AUSTRALIA: Bumper avocado harvest will see 60 per cent jump in national volume, which could cause quality issues


by Bridget Fitzgerald, ABC.net.au

 

The summer harvest has begun for growers in Western Australia and New Zealand with bumper crops in both regions.

 

An influx of avocados in the past two weeks has increased Australia’s average volume by 60 per cent, from about 200,000 trays to 334,000 trays.

 

Jennie Franceschi, the Managing Director of the Avocado Export Company and Advanced Packing and Marketing Services, based in Western Australia’s south west, says Australia will likely see volumes remain at that level of 60 per cent above average for the next 10 weeks.

 

“We’re just reaching a point where we’ve had a couple of really big volume weeks,” Ms Franceschi said. “So to manage that, it needs to be really coordinated and we all need to talk.”

 

Ms Franceschi said an oversupply of avocadoes could lead to a backlog of fruit, which could impact quality and cause consumers to turn off buying avocadoes, so the industry will need to attempt to streamline national supply.

 

West Australian avocado growers produce about four million trays of avocadoes each year and Pemberton grower George Ipsen says the industry is growing rapidly, with volume of fruit set to double in the next few years, which could cause issues for growers.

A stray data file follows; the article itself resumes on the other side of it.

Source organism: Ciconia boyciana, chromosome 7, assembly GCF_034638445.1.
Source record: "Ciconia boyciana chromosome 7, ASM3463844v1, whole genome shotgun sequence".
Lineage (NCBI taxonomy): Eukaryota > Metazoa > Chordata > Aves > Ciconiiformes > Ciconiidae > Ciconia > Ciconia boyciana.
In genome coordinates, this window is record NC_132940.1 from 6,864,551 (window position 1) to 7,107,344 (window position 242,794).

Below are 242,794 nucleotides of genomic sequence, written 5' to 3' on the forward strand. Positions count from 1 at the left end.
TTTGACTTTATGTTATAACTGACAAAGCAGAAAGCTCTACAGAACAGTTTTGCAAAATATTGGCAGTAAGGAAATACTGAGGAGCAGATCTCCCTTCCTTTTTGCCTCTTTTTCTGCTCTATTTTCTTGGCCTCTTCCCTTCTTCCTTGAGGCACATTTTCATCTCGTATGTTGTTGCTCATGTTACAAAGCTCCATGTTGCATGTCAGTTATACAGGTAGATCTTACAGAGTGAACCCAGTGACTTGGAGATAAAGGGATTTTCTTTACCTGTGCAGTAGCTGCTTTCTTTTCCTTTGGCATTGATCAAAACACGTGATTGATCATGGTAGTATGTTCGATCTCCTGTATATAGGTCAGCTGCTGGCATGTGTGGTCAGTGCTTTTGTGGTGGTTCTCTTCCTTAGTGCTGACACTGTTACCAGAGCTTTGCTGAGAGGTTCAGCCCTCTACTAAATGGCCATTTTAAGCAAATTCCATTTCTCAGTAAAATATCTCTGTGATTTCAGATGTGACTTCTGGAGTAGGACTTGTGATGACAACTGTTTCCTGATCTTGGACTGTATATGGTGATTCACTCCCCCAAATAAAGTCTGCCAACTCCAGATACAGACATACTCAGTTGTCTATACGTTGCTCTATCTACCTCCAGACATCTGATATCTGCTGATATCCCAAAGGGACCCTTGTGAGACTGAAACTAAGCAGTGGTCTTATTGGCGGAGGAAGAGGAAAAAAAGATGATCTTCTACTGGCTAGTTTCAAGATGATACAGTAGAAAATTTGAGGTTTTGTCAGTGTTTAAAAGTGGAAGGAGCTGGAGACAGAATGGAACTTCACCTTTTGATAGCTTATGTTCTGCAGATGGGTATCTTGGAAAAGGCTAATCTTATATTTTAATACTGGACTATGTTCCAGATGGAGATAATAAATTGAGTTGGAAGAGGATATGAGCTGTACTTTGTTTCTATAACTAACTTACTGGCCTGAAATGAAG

“Ultimately it’s supply and demand,” Mr Ipsen said. “We’ll be seeking some more consumption.” He says the local industry will need to ‘push out’ New Zealand product to deal with the increasing volumes of fruit from Australia.

 

“All that market pressure does suppress price.” But he said suppressed price could also lead to increased consumption, which could be positive for the industry.

 

In an effort to address issues of oversupply and marketing from a local level Mr Ipsen and fellow grower Russell Delroy are campaigning to transfer control of national industry levies to local bodies.

 

Mr Ipsen said transferring levies to local hands would help growers address regional marketing and research and development issues.

 

Source: ABC.net.au




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